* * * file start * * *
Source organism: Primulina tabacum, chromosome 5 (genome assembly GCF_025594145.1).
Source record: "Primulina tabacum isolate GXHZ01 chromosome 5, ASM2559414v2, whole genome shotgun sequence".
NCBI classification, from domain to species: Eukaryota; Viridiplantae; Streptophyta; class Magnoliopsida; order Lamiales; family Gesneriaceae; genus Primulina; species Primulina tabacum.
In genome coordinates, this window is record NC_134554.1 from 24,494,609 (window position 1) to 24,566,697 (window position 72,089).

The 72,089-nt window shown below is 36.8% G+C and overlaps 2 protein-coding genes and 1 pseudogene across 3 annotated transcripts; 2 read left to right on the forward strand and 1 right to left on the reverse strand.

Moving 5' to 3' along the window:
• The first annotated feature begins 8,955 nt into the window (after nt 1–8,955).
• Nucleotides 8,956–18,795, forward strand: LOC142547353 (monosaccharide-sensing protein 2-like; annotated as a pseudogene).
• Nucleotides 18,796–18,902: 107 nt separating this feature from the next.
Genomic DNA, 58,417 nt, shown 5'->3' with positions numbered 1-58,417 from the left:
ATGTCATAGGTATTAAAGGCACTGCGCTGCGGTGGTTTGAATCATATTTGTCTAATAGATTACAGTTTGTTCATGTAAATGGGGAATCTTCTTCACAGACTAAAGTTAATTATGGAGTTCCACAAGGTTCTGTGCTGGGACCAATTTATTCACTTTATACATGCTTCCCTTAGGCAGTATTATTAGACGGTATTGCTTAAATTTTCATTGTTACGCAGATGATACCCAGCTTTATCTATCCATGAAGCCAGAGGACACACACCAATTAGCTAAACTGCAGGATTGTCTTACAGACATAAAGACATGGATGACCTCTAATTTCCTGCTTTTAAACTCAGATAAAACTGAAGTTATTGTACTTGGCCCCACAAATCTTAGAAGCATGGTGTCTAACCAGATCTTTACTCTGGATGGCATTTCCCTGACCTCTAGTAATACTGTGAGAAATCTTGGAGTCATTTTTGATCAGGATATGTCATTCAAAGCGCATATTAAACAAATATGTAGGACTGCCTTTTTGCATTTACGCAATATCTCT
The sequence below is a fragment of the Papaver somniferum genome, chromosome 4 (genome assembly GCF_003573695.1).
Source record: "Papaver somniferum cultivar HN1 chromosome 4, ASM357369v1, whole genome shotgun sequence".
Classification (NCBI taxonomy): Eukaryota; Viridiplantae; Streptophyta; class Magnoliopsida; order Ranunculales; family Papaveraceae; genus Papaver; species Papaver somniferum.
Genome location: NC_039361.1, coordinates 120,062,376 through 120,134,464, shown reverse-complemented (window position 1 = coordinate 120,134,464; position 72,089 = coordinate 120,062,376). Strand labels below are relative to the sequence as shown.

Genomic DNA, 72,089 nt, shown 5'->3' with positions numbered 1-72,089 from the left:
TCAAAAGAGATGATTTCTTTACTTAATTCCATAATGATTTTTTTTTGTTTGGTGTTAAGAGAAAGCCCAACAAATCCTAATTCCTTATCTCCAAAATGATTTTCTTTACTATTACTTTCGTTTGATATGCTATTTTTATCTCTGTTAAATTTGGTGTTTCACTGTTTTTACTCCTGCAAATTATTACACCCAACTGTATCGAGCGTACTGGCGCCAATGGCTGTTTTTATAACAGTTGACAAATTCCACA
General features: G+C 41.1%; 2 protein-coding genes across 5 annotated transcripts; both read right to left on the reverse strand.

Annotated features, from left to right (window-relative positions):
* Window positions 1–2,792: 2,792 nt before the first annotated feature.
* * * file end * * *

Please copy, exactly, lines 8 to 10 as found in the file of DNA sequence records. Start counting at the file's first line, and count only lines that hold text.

• Nucleotides 8,956–18,795, forward strand: LOC142547353 (monosaccharide-sensing protein 2-like; annotated as a pseudogene).
• Nucleotides 18,796–18,902: 107 nt separating this feature from the next.
Genomic DNA, 58,417 nt, shown 5'->3' with positions numbered 1-58,417 from the left: